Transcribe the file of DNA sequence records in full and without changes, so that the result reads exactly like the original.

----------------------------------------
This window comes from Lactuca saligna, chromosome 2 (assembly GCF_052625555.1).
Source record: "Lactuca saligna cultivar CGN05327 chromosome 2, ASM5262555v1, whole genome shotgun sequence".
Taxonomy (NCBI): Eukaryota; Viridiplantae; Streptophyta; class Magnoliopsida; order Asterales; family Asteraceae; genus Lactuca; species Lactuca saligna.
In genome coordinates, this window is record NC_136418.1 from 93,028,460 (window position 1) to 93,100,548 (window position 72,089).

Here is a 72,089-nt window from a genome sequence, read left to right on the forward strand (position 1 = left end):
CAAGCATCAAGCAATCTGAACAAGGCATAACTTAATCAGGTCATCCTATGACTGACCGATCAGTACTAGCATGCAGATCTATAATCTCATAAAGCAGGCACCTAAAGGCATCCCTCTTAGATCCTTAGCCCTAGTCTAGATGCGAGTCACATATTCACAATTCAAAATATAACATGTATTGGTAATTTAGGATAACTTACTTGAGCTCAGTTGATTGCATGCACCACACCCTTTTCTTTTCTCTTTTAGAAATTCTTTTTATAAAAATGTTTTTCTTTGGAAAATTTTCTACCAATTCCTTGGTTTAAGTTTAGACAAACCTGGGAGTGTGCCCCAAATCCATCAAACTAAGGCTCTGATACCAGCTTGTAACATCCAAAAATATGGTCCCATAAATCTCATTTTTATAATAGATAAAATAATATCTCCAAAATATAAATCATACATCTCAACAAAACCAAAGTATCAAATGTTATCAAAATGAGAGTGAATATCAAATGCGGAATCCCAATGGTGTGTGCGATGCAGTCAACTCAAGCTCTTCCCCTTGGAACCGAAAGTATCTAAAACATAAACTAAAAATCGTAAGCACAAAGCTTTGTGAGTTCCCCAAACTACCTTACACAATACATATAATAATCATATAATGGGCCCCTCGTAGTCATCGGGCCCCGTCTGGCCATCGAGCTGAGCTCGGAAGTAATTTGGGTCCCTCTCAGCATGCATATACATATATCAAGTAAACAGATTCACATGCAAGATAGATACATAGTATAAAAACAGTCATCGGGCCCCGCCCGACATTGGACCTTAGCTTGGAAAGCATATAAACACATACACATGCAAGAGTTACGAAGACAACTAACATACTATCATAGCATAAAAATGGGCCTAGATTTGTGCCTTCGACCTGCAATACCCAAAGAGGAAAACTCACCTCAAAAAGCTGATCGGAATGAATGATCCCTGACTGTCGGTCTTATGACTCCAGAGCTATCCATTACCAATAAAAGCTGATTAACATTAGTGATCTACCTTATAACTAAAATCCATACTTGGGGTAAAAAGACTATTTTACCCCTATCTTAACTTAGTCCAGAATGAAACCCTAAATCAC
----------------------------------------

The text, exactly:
This window comes from Lactuca saligna, chromosome 2 (assembly GCF_052625555.1).
Source record: "Lactuca saligna cultivar CGN05327 chromosome 2, ASM5262555v1, whole genome shotgun sequence".
Taxonomy (NCBI): Eukaryota; Viridiplantae; Streptophyta; class Magnoliopsida; order Asterales; family Asteraceae; genus Lactuca; species Lactuca saligna.
In genome coordinates, this window is record NC_136418.1 from 93,028,460 (window position 1) to 93,100,548 (window position 72,089).

Here is a 72,089-nt window from a genome sequence, read left to right on the forward strand (position 1 = left end):
CAAGCATCAAGCAATCTGAACAAGGCATAACTTAATCAGGTCATCCTATGACTGACCGATCAGTACTAGCATGCAGATCTATAATCTCATAAAGCAGGCACCTAAAGGCATCCCTCTTAGATCCTTAGCCCTAGTCTAGATGCGAGTCACATATTCACAATTCAAAATATAACATGTATTGGTAATTTAGGATAACTTACTTGAGCTCAGTTGATTGCATGCACCACACCCTTTTCTTTTCTCTTTTAGAAATTCTTTTTATAAAAATGTTTTTCTTTGGAAAATTTTCTACCAATTCCTTGGTTTAAGTTTAGACAAACCTGGGAGTGTGCCCCAAATCCATCAAACTAAGGCTCTGATACCAGCTTGTAACATCCAAAAATATGGTCCCATAAATCTCATTTTTATAATAGATAAAATAATATCTCCAAAATATAAATCATACATCTCAACAAAACCAAAGTATCAAATGTTATCAAAATGAGAGTGAATATCAAATGCGGAATCCCAATGGTGTGTGCGATGCAGTCAACTCAAGCTCTTCCCCTTGGAACCGAAAGTATCTAAAACATAAACTAAAAATCGTAAGCACAAAGCTTTGTGAGTTCCCCAAACTACCTTACACAATACATATAATAATCATATAATGGGCCCCTCGTAGTCATCGGGCCCCGTCTGGCCATCGAGCTGAGCTCGGAAGTAATTTGGGTCCCTCTCAGCATGCATATACATATATCAAGTAAACAGATTCACATGCAAGATAGATACATAGTATAAAAACAGTCATCGGGCCCCGCCCGACATTGGACCTTAGCTTGGAAAGCATATAAACACATACACATGCAAGAGTTACGAAGACAACTAACATACTATCATAGCATAAAAATGGGCCTAGATTTGTGCCTTCGACCTGCAATACCCAAAGAGGAAAACTCACCTCAAAAAGCTGATCGGAATGAATGATCCCTGACTGTCGGTCTTATGACTCCAGAGCTATCCATTACCAATAAAAGCTGATTAACATTAGTGATCTACCTTATAACTAAAATCCATACTTGGGGTAAAAAGACTATTTTACCCCTATCTTAACTTAGTCCAGAATGAAACCCTAAATCAC